Abstract Detail

Tropical Biology

DI GRUMO , DAVIDE [1], Montúfar, Rommel [2], Dangles, Olivier [3], Pincebourde, Sylvain [4], Guerrero, Pablo C. [5], Hernandez, Cristian [6], Manzano Santana, Patricia Isabel  [7].

Floral thermogenesis and sexual mimicry in the Ecuadorian ivory palm Phytelephas aequatorialis across primary tropical forests and pastures.

The floral heat production, known as thermogenesis, has a central role in energetically rewarding and signalling to nocturnal pollinators and enhancing scent release, especially in dioecious species. This study accounts for the first description of the thermogenic pattern and female sexual mimicry of both male heat and scent pattern of the dioecious ivory palm P. aequatorialis between a natural and affected environment.   An amount of 18 female and 15 male inflorescences were randomly selected into a primary forest and a nearby cultivated area in Western Ecuador. The floral temperature was continuously monitored for two flowering periods with internal thermocouples, and microclimatic variables were recorded continuously. The floral endothermy and the heat pattern among sexes, environments, and flowering stage were analysed. Finally, the floral scent from both sexes was determined by the solid-phase microextraction technique.   Both sexes of P. aequatorialis inflorescences could reach up to 17°C above air temperature (endothermy) and maintain the heat production for weeks. The large male inflorescences (2m long) stopped heat production immediately after the bud opening, while the no-rewarding and small females gradually decreased floral heat production 2-3 days after blooming. The main climatic distinction between the two habitats were link to the higher humidity of forest habitat. Thus, it was found that the difference between the female and the male floral heat were stronger (until 2°C) in the forest than pasture microhabitat, with female individuals reaching higher temperature than male ones. In pasture, the floral heat was similar between the two sexes, and the males were significantly warmer than the forest ones. The importance of sexual mimicry in female inflorescences was confirmed not only by the temperature patterns, but also by a demonstrated 98% shared floral bouquet (p-methyl anisol) between sexes.   The different pattern of heat production between forest and pasture could have an impact on the pollination effectiveness of this endemic ivory palm, by decreasing the thermal and scent attraction of pollinators. Therefore, the role of humidity on thermogenic flower could be a key climatic parameter for the success of those species which usually live in wet and aquatic environments.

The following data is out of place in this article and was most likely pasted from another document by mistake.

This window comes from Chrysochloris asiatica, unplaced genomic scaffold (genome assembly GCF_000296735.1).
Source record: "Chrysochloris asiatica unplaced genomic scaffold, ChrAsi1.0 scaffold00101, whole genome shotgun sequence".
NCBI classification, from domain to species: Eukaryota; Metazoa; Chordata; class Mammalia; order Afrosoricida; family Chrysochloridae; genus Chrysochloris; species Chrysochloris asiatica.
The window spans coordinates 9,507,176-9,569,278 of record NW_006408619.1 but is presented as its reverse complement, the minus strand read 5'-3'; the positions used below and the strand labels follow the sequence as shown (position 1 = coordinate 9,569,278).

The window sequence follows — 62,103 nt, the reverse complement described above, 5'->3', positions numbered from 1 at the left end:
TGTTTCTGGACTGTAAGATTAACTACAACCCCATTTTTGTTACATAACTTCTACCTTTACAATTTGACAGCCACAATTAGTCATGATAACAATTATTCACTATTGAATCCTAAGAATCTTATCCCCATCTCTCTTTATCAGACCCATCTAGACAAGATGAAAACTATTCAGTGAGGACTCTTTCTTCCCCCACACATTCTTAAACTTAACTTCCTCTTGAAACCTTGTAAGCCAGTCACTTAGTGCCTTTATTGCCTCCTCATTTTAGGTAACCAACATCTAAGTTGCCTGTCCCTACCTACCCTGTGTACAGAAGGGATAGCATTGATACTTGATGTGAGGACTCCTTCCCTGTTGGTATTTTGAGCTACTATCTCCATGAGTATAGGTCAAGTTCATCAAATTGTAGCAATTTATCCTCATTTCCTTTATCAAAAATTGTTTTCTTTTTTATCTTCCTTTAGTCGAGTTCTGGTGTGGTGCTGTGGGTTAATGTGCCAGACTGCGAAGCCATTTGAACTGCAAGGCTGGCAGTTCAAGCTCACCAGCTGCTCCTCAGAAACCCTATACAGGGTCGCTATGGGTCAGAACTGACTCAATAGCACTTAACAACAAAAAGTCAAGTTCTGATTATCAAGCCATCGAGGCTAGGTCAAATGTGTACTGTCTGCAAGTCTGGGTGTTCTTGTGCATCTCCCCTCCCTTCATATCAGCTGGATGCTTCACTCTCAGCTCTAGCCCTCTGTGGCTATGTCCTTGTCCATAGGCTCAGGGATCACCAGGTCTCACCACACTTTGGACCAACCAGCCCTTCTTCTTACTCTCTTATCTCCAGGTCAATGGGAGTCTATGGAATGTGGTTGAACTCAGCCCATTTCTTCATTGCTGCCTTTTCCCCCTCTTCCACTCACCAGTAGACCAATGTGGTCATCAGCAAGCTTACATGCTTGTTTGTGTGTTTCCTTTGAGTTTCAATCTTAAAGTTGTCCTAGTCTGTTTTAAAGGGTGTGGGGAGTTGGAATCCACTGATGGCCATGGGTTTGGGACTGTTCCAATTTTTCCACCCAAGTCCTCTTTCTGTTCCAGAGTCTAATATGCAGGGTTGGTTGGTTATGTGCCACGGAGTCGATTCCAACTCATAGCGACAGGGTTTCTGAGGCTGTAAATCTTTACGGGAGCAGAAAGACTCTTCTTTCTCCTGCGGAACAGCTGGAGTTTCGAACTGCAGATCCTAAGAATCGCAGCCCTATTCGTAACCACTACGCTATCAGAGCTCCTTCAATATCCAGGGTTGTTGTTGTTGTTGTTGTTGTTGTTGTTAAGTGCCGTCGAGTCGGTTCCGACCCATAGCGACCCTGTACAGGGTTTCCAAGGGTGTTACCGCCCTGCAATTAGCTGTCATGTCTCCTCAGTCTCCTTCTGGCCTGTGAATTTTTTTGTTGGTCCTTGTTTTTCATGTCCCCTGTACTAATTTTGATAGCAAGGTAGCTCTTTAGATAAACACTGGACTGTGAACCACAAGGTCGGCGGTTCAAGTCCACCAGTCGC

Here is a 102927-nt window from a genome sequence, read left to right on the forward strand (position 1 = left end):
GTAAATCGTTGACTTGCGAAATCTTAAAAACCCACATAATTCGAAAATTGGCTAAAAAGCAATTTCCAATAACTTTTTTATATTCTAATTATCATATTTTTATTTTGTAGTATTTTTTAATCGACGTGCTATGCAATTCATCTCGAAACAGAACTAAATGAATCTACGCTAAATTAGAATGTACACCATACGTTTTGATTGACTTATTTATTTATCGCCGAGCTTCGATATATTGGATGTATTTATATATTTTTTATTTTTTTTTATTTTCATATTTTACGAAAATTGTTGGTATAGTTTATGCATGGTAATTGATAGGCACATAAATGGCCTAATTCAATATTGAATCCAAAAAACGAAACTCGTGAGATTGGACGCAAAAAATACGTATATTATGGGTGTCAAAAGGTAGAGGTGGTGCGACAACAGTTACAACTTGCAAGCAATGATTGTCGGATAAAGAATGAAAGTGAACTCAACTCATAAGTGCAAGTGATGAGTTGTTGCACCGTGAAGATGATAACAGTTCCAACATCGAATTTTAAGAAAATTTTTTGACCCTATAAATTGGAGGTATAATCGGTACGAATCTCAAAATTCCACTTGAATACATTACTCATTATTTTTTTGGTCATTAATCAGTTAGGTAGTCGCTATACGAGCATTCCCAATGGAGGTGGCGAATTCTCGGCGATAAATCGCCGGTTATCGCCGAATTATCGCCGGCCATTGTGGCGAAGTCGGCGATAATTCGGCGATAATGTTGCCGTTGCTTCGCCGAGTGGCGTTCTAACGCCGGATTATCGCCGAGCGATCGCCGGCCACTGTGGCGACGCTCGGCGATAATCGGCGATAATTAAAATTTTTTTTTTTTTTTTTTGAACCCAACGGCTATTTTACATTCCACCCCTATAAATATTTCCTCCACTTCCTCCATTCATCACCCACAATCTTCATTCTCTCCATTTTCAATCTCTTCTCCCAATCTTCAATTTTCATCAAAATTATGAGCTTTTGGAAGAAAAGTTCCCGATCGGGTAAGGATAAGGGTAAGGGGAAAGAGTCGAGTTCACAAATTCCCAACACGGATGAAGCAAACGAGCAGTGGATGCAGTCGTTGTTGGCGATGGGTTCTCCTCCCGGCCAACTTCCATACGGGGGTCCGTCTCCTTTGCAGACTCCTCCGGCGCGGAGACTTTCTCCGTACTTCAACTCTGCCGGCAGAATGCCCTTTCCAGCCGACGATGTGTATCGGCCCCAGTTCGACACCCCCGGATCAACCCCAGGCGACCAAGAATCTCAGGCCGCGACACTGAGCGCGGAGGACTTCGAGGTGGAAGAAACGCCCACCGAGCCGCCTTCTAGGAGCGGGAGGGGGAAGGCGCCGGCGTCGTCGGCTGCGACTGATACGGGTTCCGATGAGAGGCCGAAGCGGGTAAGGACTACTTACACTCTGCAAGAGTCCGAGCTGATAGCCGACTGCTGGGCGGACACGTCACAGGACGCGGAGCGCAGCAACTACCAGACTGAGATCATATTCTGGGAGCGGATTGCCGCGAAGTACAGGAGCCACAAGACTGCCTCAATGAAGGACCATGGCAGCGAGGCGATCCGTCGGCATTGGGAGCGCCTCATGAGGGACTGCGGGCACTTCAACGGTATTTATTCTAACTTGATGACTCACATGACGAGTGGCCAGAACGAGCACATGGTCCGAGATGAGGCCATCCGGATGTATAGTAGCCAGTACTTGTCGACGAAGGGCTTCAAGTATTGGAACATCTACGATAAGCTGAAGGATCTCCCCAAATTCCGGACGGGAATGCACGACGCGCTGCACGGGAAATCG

1 - University of Concepción, Botany, Víctor Lamas 1290 Casilla 160-C , Concepción, Región del Bío Bío, 4030000, Chile
2 - Pontificia Universidad Católica del Ecuador, Biological Science - Lab Ecology and Genetics, Quito, Ecuador
3 - IRD France, Biodiversity, fluxes, and global changes, Montpelier, France
4 - University of Tours, Tours, France
5 - University of Concepción, Botany, Concepción, Chile
6 - University of Concepción, zoology, Concepción, Región del Bío Bío, Chile
7 - ESPOL Polytechnic University, Centro de Investigaciones Biotecnológicas del Ecuador (CIBE), Facultad de Ciencias Naturales y Matemáticas (FCNM), Ecuador

thermogenetic flowers
insect pollination
Tropical forest

Presentation Type: Oral Paper
Session: TROP1, Tropical Biology Contributed Papers
Location: Virtual/Virtual
Date: Tuesday, July 28th, 2020
Time: 10:30 AM
Number: TROP1003
Abstract ID:772
Candidate for Awards:None

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